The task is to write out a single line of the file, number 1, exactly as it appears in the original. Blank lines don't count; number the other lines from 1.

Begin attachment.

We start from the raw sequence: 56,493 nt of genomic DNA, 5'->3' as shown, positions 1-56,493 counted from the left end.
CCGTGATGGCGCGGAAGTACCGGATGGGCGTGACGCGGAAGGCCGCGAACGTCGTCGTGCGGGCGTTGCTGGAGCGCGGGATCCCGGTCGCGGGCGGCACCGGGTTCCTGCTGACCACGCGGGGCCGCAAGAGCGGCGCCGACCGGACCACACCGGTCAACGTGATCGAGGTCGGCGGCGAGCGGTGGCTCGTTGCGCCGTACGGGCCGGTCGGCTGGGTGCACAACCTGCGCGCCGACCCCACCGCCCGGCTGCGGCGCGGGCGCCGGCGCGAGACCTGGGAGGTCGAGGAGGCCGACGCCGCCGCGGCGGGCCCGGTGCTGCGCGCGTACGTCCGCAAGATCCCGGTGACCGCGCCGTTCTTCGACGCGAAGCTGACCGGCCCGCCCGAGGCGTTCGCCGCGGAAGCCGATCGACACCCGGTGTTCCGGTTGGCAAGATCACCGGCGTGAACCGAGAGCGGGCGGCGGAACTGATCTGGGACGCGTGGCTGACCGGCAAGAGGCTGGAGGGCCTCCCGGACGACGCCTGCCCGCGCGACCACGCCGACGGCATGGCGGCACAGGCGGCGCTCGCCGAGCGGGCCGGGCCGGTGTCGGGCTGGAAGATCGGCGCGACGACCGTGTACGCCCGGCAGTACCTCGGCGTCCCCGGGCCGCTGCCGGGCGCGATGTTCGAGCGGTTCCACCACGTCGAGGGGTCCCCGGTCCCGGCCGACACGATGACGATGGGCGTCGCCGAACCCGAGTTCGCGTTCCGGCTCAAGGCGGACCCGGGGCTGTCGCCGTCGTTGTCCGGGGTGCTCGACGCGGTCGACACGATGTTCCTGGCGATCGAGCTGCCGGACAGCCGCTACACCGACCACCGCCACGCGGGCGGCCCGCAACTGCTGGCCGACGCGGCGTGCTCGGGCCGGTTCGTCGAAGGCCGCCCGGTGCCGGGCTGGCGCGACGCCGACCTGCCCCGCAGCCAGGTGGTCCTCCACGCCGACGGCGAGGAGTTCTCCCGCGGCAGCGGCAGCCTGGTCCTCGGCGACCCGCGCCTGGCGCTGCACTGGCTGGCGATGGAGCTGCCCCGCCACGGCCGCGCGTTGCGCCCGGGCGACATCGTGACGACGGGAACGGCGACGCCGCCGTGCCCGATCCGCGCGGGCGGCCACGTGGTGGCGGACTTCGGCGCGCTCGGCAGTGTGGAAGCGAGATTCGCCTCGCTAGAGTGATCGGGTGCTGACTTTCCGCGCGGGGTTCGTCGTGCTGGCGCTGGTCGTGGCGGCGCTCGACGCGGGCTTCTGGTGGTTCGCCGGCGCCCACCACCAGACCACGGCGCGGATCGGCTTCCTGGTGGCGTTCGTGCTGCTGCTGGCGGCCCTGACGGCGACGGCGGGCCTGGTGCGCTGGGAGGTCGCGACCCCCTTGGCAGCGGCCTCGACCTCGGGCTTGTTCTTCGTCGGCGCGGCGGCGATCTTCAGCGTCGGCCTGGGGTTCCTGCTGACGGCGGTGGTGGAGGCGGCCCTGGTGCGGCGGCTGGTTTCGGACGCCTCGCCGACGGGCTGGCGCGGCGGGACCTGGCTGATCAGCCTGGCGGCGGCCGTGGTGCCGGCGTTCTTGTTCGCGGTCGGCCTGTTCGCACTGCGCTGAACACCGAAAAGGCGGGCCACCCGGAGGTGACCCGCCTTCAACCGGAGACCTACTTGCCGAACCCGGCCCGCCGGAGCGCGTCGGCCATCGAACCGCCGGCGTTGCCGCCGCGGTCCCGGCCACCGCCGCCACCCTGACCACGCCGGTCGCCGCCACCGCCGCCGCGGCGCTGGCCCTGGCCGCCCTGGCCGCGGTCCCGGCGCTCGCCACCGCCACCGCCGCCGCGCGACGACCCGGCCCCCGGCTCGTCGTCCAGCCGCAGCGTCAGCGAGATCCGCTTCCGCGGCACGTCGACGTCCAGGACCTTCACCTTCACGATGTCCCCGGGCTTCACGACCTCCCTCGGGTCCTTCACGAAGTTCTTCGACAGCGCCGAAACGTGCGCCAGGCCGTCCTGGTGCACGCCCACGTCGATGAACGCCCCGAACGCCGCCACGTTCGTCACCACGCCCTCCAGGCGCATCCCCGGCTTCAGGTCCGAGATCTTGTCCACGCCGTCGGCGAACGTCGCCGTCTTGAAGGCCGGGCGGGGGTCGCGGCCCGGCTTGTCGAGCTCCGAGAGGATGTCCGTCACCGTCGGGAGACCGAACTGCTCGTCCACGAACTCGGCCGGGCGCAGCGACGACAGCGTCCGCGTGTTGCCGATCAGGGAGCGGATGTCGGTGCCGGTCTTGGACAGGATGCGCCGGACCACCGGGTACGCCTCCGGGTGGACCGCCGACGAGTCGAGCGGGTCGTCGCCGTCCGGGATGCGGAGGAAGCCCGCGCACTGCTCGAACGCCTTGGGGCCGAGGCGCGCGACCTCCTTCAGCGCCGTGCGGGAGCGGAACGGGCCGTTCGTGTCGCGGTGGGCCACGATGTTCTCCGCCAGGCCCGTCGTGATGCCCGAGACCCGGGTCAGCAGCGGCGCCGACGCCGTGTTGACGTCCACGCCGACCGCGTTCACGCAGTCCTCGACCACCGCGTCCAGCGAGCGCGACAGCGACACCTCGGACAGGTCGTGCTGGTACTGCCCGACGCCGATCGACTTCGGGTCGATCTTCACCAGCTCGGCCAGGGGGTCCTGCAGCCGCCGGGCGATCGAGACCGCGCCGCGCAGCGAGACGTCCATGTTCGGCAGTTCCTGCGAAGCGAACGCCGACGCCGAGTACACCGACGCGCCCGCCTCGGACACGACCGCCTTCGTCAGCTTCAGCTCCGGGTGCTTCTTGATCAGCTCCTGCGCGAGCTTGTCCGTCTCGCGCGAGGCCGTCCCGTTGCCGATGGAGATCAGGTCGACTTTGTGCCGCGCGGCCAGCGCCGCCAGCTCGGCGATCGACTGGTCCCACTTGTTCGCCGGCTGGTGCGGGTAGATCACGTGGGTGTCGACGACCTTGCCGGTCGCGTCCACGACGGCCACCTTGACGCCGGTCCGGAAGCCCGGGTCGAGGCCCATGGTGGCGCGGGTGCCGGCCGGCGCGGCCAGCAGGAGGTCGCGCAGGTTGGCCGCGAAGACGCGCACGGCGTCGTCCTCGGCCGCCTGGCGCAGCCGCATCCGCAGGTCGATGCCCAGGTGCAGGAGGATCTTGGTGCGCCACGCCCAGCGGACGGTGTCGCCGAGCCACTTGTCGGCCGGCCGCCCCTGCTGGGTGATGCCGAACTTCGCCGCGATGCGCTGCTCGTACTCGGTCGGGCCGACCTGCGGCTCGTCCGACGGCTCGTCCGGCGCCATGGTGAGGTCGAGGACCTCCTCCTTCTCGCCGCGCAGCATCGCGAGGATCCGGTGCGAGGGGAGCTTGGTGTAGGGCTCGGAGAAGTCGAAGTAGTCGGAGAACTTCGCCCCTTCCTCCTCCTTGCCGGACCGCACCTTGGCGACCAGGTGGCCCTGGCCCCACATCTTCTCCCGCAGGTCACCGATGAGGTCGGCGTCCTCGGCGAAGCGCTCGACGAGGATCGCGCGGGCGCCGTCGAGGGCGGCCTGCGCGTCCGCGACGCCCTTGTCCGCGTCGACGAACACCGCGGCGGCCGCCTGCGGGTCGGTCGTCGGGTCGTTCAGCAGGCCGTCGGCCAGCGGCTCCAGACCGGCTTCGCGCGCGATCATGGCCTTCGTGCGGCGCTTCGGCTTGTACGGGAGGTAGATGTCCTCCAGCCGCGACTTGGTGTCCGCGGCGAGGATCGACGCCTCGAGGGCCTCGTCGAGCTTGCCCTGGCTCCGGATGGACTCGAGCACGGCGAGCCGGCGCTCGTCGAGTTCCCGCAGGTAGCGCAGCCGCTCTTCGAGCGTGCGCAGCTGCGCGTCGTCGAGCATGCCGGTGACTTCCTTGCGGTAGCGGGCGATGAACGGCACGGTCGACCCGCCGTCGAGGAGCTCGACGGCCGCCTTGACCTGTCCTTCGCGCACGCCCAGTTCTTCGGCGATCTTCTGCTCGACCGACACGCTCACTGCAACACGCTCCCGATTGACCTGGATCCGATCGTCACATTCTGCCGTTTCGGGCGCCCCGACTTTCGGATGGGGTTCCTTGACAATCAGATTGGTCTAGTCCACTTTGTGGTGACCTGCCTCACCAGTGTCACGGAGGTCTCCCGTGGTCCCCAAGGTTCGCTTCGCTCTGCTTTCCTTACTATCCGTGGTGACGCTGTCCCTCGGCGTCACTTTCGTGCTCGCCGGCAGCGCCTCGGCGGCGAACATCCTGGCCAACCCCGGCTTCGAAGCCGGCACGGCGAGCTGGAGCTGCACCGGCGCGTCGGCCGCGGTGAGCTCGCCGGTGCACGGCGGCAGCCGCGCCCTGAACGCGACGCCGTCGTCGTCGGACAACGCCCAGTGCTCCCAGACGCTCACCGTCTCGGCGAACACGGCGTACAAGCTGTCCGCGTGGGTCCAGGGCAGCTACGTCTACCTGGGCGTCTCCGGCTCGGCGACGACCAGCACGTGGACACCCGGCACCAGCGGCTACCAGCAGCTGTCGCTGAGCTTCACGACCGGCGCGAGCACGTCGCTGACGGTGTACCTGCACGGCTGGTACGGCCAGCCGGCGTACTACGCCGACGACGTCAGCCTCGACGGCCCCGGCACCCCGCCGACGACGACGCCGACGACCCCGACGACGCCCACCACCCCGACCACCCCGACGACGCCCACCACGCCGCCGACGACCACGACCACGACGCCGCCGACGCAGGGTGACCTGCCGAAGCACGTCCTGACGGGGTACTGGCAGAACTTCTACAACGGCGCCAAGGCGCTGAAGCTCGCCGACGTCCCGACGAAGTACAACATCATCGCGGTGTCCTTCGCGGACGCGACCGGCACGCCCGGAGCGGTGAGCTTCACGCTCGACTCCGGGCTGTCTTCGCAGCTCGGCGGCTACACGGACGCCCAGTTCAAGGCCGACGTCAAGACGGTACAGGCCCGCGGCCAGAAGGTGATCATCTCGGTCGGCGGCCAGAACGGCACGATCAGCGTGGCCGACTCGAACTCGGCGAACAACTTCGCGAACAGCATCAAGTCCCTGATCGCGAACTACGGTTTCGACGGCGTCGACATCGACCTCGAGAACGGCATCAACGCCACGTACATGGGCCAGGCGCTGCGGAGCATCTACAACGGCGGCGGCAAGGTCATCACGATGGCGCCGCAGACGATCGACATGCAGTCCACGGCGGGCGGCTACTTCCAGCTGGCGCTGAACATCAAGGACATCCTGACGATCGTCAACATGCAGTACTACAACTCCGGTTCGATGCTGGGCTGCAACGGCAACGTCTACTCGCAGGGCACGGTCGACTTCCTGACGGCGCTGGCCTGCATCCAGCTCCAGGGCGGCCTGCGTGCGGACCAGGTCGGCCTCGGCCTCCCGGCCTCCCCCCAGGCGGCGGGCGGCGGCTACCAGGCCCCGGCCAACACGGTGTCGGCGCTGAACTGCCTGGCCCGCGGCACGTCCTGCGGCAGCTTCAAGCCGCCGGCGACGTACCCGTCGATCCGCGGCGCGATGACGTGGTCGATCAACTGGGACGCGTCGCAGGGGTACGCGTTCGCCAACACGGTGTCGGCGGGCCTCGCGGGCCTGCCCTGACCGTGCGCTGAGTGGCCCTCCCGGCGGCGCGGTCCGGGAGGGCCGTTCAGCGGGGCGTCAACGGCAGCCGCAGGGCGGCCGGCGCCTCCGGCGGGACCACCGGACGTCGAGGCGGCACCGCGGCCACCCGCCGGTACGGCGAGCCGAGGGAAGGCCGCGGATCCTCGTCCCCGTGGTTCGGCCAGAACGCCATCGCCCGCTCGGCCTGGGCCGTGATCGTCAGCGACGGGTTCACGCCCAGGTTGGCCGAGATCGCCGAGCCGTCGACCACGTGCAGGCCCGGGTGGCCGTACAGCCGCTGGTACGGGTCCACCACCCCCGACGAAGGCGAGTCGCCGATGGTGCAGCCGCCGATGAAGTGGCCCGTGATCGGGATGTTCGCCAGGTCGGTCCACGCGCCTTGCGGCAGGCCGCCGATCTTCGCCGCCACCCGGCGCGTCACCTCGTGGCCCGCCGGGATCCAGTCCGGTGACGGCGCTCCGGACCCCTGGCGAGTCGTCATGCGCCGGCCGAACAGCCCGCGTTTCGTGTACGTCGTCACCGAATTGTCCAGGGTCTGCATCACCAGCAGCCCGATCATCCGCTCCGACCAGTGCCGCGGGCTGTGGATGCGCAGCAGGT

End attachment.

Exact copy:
We start from the raw sequence: 56,493 nt of genomic DNA, 5'->3' as shown, positions 1-56,493 counted from the left end.